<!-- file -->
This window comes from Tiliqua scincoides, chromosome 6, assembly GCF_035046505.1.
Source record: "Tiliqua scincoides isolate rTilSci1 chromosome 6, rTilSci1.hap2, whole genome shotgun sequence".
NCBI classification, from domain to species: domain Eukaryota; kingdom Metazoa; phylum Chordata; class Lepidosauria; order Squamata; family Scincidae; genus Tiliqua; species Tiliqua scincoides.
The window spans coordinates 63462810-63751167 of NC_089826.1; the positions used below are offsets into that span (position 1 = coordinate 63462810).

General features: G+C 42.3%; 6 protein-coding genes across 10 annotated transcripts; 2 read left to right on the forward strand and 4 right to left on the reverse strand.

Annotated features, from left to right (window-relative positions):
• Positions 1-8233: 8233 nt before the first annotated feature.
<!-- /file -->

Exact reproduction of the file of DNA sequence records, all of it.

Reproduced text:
This window comes from Tiliqua scincoides, chromosome 6, assembly GCF_035046505.1.
Source record: "Tiliqua scincoides isolate rTilSci1 chromosome 6, rTilSci1.hap2, whole genome shotgun sequence".
NCBI classification, from domain to species: domain Eukaryota; kingdom Metazoa; phylum Chordata; class Lepidosauria; order Squamata; family Scincidae; genus Tiliqua; species Tiliqua scincoides.
The window spans coordinates 63462810-63751167 of NC_089826.1; the positions used below are offsets into that span (position 1 = coordinate 63462810).

General features: G+C 42.3%; 6 protein-coding genes across 10 annotated transcripts; 2 read left to right on the forward strand and 4 right to left on the reverse strand.

Annotated features, from left to right (window-relative positions):
• Positions 1-8233: 8233 nt before the first annotated feature.